What did she do when she found the lost coin? Verse 9 says, “and when she finds it, she calls her friends and neighbors together and says, ‘Rejoice with me; I have found my lost coin.’”Have you ever lost something of value: like a cell phone, car keys, or wedding ring. The other day Dr. Jose Ahn was in Latin America and he lost his bag at the airport, along with his laptop, cell phone, and camera. You can imagine the intensity of his search trying to find it. On top of that, he thought he lost his passport. But when he found his passport in his pocket, he was so happy and shared his joy with Dr. John Jun. Jesus said in verse 10. “In the same way, I tell you, there is rejoicing in the presence of the angels of God over one sinner who repents.” God has great joy when lost sinners are found.
Third, the parable of the lost son (11-32).
Look at verses 11-12. “There was a man who had two sons. The younger one said to his father, ‘Father, give me my share of the estate.’ So he divided his property between them.” Usually an estate is divided among children after the death of the father who owns it. But the younger son demanded his share of the inheritance saying, “I want it now!” Imagine the father’s heart for his son. He provided everything for him: the best food, the finest clothes and the best education as well as discipline to raise him as a great man. But the son never appreciated it. What he should have seen as a blessing he saw as a burden. What he should have seen as protection, discipline and love from his father, he saw as unnecessary restrictions. Maybe he just turned 18. He might have felt he was controlled by his father and had no freedom to do whatever he wanted. He heard about many exciting things happening elsewhere and he felt he was missing something.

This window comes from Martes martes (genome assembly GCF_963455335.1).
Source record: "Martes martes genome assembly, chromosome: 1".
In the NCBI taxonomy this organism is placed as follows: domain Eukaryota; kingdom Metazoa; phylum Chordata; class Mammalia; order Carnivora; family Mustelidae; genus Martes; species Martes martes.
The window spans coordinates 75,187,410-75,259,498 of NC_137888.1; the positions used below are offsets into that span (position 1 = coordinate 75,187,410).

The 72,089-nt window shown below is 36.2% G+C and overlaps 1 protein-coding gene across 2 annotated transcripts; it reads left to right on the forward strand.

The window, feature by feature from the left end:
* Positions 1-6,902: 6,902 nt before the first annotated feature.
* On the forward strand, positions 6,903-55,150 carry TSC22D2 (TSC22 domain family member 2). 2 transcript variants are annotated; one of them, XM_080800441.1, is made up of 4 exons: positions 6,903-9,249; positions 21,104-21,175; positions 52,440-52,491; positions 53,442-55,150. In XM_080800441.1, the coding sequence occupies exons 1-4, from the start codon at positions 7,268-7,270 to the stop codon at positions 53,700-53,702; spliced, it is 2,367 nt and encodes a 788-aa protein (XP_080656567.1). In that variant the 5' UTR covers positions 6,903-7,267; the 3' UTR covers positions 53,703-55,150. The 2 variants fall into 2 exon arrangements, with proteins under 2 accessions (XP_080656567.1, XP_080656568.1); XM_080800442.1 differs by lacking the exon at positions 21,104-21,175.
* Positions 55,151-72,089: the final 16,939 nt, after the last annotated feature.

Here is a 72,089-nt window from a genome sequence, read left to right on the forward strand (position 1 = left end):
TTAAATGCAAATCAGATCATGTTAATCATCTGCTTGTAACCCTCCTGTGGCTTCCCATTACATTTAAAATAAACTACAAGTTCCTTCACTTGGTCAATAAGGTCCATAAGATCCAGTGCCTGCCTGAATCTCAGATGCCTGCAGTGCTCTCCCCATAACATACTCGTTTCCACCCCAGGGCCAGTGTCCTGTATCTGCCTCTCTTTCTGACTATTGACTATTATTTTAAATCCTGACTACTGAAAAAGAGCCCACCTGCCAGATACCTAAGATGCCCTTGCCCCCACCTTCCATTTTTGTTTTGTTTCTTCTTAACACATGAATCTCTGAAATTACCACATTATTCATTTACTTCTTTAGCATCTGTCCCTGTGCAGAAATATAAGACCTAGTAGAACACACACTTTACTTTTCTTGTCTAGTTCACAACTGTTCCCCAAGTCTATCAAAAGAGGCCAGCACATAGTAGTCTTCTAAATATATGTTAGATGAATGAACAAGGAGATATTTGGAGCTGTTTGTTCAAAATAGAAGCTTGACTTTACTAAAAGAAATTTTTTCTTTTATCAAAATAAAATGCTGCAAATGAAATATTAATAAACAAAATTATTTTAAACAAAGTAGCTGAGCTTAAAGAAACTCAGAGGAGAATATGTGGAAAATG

His father could have refused his son’s request saying, “No!” or he could have negotiated with him to hold on to his son. His father certainly would not want his son to take his inheritance and misuse it. Even though the father knew his son was going to waste his money and ruin his life, he still gave it to him. No father would do that. Romans 1:24-28 says that when people persist in sin God gives them over to their sinful desires. The father knew that his son would suffer tremendously without his father’s protection and love. But he respected the son’s freedom of choice and let him do it in the hope through his experienced of failure one day he would repent and come back.
What did the younger son do with the money? Look at verse 13. “Not long after that, the younger son got together all he had, set off for a distant country and there squandered his wealth in wild living.” With the money, he bought a motorcycle and drove far away, as far as he could go, where he could do whatever he wanted with nobody watching him.
He “squandered his wealth.” This means that he “scattered it in reckless living.” He spent his money on wild pleasures and luxuries: drugs, alcohol, gambling and sex. He said, “I don’t care how much it costs, give me the best and give it to me right now.” He was so excited to have the freedom of no one watching him, doing whatever he wanted. Some opportunistic people hung around him, following him to bars, nightclubs, casinos and expensive restaurants. He did not think that the money and the fun would ever run out.
But one day, when he went to withdraw money, he found his bank account had a 0 balance and his pockets were empty. His so-called friends stopped hanging around him. All his girlfriends turned off their cell phones. Suddenly he found himself on the streets with his broken motorcycle, empty pockets and no friends. He became a hitch-hiker with no one to care about him.